Welcome to our new summer series about how I write. You might learn more than you want to know. You might find something useful. You might just want to join in the fun. All credit for the idea and outline of topics goes to Ansha Kotyk.
You read a book or a great premise and say to yourself – it should be easy to come up with an idea like that.
What not to do:
- Sit at your computer staring at the blank page hour after hour.
- Eat bags of jelly beans hoping the sugar rush will spark an idea.
- Do yoga while listening to classical music to usher in the muse. (Okay that might work for some people.)
- Let discouragement take over because you can’t seem to come up with your next great idea.
- Put pressure on your brain to create.
I’ve tried a couple of those, and trust me, they don’t work.
I’ve come up with ideas several different ways.
- Research a topic of interest and often real stories and events will spark an idea.
- Take two things I love and mash them together.
- I’ve had one dream about a character and a situation but I’m so not ready to write about it. Someday.
- Walk past an amazing, unique setting or situation and immediately think, book idea.
- Take a real event in my life or my children’s life and exaggerate it, twist it around, shake it up, stretch it out, take it dancing – and see what happens.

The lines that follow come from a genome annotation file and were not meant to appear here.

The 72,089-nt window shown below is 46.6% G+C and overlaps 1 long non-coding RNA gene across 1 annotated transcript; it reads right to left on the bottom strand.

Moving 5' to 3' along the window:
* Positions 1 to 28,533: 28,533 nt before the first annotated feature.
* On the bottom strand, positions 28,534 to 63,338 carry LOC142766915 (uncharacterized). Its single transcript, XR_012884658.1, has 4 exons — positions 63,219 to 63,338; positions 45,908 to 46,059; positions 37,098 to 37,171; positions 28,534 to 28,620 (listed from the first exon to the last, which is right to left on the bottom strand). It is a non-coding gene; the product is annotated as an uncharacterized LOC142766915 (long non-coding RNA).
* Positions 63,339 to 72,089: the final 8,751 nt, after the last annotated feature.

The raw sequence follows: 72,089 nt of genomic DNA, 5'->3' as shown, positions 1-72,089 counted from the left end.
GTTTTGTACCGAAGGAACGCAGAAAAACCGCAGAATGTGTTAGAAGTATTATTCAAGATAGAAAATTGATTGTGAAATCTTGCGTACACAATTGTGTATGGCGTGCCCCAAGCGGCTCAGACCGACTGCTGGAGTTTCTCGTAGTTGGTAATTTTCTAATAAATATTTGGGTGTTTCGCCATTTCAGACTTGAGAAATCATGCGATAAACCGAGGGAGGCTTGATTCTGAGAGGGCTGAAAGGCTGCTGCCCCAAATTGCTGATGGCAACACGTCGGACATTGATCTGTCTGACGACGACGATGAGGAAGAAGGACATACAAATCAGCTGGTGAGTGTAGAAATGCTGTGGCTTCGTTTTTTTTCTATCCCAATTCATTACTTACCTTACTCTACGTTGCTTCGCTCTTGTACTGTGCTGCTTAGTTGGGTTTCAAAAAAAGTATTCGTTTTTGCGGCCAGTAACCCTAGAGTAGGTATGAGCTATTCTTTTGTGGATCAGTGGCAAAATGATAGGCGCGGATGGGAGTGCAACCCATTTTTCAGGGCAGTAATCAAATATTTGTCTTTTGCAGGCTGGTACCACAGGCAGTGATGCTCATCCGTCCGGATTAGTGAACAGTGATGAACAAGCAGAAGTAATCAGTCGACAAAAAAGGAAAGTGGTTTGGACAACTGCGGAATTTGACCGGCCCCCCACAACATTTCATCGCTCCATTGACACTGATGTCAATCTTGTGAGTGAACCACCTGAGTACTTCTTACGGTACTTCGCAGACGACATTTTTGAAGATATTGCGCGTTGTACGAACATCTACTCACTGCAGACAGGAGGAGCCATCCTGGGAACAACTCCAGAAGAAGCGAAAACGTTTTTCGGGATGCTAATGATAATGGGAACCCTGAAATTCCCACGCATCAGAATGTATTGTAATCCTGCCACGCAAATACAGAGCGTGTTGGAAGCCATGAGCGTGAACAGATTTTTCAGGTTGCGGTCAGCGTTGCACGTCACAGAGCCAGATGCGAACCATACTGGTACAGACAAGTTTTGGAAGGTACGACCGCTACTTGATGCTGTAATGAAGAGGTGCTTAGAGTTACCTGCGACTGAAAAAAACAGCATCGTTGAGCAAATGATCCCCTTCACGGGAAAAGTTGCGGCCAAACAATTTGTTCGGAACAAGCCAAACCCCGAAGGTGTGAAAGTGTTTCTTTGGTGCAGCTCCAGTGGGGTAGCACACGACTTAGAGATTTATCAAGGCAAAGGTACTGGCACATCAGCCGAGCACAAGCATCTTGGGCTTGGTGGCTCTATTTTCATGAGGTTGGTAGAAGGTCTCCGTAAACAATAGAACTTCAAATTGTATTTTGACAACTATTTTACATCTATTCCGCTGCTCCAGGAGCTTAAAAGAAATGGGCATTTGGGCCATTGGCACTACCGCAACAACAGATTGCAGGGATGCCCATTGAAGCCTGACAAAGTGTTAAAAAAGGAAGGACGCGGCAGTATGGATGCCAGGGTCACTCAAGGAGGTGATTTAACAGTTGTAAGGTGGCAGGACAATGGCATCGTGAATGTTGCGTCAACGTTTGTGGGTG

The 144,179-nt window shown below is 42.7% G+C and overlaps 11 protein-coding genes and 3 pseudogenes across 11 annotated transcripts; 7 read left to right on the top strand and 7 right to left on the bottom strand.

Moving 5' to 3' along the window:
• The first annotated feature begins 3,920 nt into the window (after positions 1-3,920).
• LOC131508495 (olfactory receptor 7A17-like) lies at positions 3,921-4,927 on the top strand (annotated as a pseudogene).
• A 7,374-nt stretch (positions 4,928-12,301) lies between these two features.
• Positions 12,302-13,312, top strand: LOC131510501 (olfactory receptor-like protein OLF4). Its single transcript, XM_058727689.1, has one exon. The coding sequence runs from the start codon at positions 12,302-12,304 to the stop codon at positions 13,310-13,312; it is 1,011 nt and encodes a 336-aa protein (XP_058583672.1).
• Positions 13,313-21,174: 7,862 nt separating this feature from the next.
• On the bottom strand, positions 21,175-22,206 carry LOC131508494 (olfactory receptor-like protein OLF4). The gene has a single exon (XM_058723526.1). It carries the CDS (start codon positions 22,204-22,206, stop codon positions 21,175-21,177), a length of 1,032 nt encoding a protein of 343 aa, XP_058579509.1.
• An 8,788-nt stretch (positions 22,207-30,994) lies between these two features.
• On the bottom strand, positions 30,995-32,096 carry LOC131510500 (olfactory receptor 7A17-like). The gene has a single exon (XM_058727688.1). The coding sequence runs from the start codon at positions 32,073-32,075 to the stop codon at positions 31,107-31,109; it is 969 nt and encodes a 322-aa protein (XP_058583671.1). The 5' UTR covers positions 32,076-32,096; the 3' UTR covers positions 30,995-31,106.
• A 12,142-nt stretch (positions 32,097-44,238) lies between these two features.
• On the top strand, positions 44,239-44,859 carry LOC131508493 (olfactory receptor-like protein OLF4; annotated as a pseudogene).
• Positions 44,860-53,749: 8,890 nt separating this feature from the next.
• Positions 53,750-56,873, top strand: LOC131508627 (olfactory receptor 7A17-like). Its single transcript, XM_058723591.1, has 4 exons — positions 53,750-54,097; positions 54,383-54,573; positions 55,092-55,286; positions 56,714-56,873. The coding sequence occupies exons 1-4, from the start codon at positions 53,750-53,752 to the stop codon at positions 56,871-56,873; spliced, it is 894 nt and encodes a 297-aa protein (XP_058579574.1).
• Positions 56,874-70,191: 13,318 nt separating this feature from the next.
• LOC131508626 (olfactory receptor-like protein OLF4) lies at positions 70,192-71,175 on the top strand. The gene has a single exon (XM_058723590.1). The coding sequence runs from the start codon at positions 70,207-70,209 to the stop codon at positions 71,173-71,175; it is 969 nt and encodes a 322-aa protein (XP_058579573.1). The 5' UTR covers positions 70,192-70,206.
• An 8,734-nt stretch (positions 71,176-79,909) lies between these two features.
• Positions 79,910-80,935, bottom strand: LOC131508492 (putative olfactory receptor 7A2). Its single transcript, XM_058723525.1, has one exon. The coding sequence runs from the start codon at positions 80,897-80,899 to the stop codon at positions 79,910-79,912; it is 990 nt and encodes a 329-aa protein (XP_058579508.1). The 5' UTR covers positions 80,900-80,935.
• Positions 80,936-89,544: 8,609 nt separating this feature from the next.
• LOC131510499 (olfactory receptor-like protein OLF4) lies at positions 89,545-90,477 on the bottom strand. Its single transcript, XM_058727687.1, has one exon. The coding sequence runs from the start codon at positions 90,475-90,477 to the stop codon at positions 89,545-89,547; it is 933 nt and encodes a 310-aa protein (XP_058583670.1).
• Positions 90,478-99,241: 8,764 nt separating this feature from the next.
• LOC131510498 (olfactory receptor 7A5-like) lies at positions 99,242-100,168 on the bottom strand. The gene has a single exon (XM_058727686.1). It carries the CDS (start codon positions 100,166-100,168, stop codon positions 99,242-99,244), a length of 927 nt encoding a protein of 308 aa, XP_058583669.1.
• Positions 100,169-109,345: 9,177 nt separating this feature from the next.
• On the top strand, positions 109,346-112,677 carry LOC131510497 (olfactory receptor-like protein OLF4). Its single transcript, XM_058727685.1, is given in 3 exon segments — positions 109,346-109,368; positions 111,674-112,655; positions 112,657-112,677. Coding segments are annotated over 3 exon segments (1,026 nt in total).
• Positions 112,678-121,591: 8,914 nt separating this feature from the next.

- My friend says something about her tween daughter and whamo – perfect idea.
- Rebellion against trending subject and plots.
Sometimes, the best thing I can do is take pressure off my brain. Read. Watch movies. Do dishes. Clean my kids’ room. Exercise. Be social. Because even brains needs a vacay.
And now for my dirty little secret. I write middle grade. But it’s really hard for me to find a contemporary middle grade book I absolutely love.
And that’s why on Friday, I’m giving away some middle grade books that I absolutely enjoyed reading. Two book packages. With two great authors. Stay tuned.
Check out how my crit partners get their ideas. Fabulous crit partner Ansha. Fabulous crit partner Kris. And fabulous crit partner Jen.